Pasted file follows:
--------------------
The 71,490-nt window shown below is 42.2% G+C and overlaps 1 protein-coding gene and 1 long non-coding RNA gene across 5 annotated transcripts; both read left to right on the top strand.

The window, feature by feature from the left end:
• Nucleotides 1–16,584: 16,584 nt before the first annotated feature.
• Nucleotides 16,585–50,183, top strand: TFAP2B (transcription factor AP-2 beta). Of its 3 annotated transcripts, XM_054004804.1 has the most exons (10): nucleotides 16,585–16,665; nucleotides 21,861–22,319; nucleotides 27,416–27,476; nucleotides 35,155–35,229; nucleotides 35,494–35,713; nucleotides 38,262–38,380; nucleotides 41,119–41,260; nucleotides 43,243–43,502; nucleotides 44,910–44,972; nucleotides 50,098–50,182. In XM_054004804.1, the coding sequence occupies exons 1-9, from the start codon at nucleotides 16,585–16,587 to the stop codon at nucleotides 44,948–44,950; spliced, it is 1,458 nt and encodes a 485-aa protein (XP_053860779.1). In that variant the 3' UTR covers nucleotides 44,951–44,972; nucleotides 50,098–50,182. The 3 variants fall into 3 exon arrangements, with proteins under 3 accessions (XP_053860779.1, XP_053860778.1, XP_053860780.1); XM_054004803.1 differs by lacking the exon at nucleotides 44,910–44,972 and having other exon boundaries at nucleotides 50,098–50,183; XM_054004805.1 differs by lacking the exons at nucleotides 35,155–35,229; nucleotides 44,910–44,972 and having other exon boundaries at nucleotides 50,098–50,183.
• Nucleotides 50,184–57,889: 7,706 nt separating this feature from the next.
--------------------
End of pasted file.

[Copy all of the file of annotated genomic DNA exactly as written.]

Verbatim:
The 71,490-nt window shown below is 42.2% G+C and overlaps 1 protein-coding gene and 1 long non-coding RNA gene across 5 annotated transcripts; both read left to right on the top strand.

The window, feature by feature from the left end:
• Nucleotides 1–16,584: 16,584 nt before the first annotated feature.
• Nucleotides 16,585–50,183, top strand: TFAP2B (transcription factor AP-2 beta). Of its 3 annotated transcripts, XM_054004804.1 has the most exons (10): nucleotides 16,585–16,665; nucleotides 21,861–22,319; nucleotides 27,416–27,476; nucleotides 35,155–35,229; nucleotides 35,494–35,713; nucleotides 38,262–38,380; nucleotides 41,119–41,260; nucleotides 43,243–43,502; nucleotides 44,910–44,972; nucleotides 50,098–50,182. In XM_054004804.1, the coding sequence occupies exons 1-9, from the start codon at nucleotides 16,585–16,587 to the stop codon at nucleotides 44,948–44,950; spliced, it is 1,458 nt and encodes a 485-aa protein (XP_053860779.1). In that variant the 3' UTR covers nucleotides 44,951–44,972; nucleotides 50,098–50,182. The 3 variants fall into 3 exon arrangements, with proteins under 3 accessions (XP_053860779.1, XP_053860778.1, XP_053860780.1); XM_054004803.1 differs by lacking the exon at nucleotides 44,910–44,972 and having other exon boundaries at nucleotides 50,098–50,183; XM_054004805.1 differs by lacking the exons at nucleotides 35,155–35,229; nucleotides 44,910–44,972 and having other exon boundaries at nucleotides 50,098–50,183.
• Nucleotides 50,184–57,889: 7,706 nt separating this feature from the next.